Many people who participate in religious worship have missed singing. Thankfully, it is returning to churches and other places of worship. Singing once again has reminded me of the rich resource of both melody and poetry that makes up our finest hymns. Last Sunday featured Immortal, Invisible, God only wise at Evensong in York Minster. The phrasing and economy of the text allows a rich vein of theology to flow throughout the hymn. The paradox of a God who is hidden in light; lacking nothing, and yet whose bounteousness isn’t wasteful. Neither growing nor diminishing.
Hymns have the capacity to connect our hearts, spirits, minds and emotions in powerful ways. The enduring presence of Songs of Praise on Sunday TV is testimony to the need people feel to hear these much loved tunes and words in their lives. Hymns continue to be sung at some football clubs before matches, and Abide with Me is a part of the traditions of the FA Cup final. Radio 4’s Soul Music has featured a number of hymns and told both the story behind their creation and the impact they have had on people’s lives.
Last week I listened to another Radio 4 programme which set me thinking about all of this. Start the Week took on the ambitious topic of consciousness and how we have a sense of self. Deep waters indeed. One of the speakers was Tiffany Watt Smith, Director of the Centre of the History of Emotions at Queen Mary University of London. In her contribution to the programme Tiffany focused on the idea that language enables emotions. In other words, that “language allows us to notice those inchoate physiological experiences”. The implication is that if we lacked words to express our sensory experiences it could create a degree of inner tension and psychological difficulty.
This makes a lot of sense to me, especially when I think about the capacity of the language of poetry to express those feelings and thoughts that teeter on the edge of perception. So that my worship of a God hidden in light can find shape and expression in the combined effect of music and words. Nothing else will do this nearly so well. Dr Watt-Smith gave some examples during the programme of cultures that had a word to describe a feeling for which we no longer seem to have a use – and words we had in the past to express this, which have now dropped out of use. Perhaps ‘melancholy’ might be one example?
A cursory review of contemporary Western societies suggests that the ebbing of religious language does not represent the loss of religious experience. The growth of spirituality; the interest in phenomena such as eclipses; and the turn to mindfulness, all demonstrate a search for the transcendent. What the atheist Philip Larkin described in Church Going as an unexpected ‘hunger’ to be more serious. In the current edition of the Church Times the reviewer Andrew Brown notes the ‘uncharacteristically tentative article’ in The Economist about the state of the Church of England. The Economist article ends with words reminiscent of the experience of Larkin. Are some things timeless and beyond price?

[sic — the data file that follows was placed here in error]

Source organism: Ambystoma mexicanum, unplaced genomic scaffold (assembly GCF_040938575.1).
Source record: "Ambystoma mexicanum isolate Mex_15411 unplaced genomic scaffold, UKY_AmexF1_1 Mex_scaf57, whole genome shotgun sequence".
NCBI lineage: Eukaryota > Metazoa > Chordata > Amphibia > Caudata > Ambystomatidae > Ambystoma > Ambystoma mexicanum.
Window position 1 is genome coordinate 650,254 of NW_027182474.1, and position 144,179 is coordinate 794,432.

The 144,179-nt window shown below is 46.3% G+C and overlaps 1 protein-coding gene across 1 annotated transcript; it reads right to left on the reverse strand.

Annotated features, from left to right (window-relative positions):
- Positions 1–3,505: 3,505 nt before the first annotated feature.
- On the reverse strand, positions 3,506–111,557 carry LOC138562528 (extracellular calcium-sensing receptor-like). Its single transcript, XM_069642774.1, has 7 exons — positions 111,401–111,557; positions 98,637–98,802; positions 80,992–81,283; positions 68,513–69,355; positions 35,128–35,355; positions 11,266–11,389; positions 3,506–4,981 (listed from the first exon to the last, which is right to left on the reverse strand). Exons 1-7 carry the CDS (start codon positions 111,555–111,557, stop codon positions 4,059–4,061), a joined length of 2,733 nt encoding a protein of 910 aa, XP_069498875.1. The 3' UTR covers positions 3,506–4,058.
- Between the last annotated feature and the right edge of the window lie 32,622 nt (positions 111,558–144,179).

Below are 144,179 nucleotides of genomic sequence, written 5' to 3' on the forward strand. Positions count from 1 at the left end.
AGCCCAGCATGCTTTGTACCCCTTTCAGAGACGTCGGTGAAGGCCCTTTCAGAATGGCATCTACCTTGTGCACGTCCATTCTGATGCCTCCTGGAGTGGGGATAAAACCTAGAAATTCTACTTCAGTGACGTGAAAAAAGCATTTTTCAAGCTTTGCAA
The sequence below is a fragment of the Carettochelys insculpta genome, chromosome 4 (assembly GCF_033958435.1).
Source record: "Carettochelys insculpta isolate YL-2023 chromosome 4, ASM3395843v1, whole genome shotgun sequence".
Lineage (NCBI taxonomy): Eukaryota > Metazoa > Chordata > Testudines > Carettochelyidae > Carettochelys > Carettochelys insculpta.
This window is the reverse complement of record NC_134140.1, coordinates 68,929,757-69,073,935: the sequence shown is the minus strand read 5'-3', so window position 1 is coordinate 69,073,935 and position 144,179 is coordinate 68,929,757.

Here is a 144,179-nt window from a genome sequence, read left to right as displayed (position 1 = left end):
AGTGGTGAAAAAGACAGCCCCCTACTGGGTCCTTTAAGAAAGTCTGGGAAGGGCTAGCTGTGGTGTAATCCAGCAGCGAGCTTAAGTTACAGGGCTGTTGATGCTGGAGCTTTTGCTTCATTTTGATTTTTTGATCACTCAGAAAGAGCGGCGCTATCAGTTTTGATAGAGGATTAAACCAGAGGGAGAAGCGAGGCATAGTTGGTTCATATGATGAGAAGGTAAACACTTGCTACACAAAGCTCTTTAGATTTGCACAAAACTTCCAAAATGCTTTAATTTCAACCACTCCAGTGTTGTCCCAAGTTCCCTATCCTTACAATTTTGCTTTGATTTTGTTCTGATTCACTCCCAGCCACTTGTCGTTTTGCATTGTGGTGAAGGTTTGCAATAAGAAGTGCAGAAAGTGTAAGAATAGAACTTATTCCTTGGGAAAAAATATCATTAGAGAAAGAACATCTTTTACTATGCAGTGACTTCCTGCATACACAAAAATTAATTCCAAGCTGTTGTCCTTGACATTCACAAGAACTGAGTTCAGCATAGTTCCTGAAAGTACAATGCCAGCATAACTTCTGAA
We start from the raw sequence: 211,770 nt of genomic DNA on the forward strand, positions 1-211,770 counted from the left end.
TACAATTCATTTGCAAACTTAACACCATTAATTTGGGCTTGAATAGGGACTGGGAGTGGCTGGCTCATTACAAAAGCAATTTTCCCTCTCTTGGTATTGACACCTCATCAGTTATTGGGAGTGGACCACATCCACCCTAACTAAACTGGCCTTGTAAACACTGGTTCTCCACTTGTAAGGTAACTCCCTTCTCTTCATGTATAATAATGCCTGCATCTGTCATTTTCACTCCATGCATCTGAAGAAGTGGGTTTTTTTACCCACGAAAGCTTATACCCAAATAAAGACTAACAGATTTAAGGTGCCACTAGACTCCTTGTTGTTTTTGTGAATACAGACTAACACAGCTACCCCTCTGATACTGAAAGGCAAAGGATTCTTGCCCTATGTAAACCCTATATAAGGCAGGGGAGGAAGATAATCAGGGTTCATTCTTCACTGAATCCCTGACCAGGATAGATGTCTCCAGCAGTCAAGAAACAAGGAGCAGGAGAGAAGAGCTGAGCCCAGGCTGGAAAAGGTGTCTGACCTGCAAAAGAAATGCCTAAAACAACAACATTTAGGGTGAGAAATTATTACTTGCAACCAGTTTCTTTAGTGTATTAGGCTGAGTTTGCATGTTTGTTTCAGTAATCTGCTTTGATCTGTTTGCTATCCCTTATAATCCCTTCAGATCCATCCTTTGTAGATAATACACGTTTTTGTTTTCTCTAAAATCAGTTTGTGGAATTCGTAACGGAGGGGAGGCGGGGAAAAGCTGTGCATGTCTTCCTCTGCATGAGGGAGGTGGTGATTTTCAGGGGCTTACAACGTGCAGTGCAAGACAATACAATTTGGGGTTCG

The experience of working with people living with dementia provides vivid examples of the anxiety and frustration that are generated when words to express feelings elude. Following Watt Smith’s argument, this is not simply a problem in the communication of feelings: the lack of language impedes the development of feeling itself. If we cannot tell, then we are unable to experience hearing our own words being spoken, heard and reflected back to us.
“The Christian worldview is shaped by a variety of forces: community praxis, scripture, prayer, and perhaps supremely, participation in the liturgy”.White, S. J. (2006). “Sing to the Lord A new song”: Christian Hymnody and the Scientific Worldview. Liturgy, 21(3), 41-50.
It may be that faith cannot be shared and developed when the language of belief has waned. This is not a purely technical problem in sharing faith, but a fundamental obstacle in allowing religious sentiments to grow. A hunger may be felt, but how will that appetite blossom and flourish? The resources that animated an inner sense of God were once plentiful and rich. Now it feels that there are gaps and holes in the discourses available to us, and a central theme with multiple facets has become a landscape of disparate ideas, struggling to sustain a core.
The Jewish people in exile asked how they could sing the Lord’s song when they had been ripped away from the fabric of of community and context. It is a question that is highly relevant for Christians in the West today as societies become ever more distanced from Christian culture and heritage. In the midst of exile it is never easy to see how liberation might come – yet time and again God’s people eventually found the freedom to re-establish a culture of faith.
We need the poetry and music to re-pattern the narrative of faith, even as we search for ways to live faithfully in a land that may feel unfamiliar and strange. In Susan White’s paper, there is a widening gap between a scientific world and a Church singing hymns reflecting a pre-modern world. I echo her conclusion that unless we find new ways of faith in the 21st century ‘we will find ourselves wandering directionless between the two worlds’. We need poets and musicians who can use the kind of economy , skill and depth illustrated by Immortal Invisible. This is no easy task, but unless we renew the culture of faith in the West, religious feeling will reach for words that can no longer be found.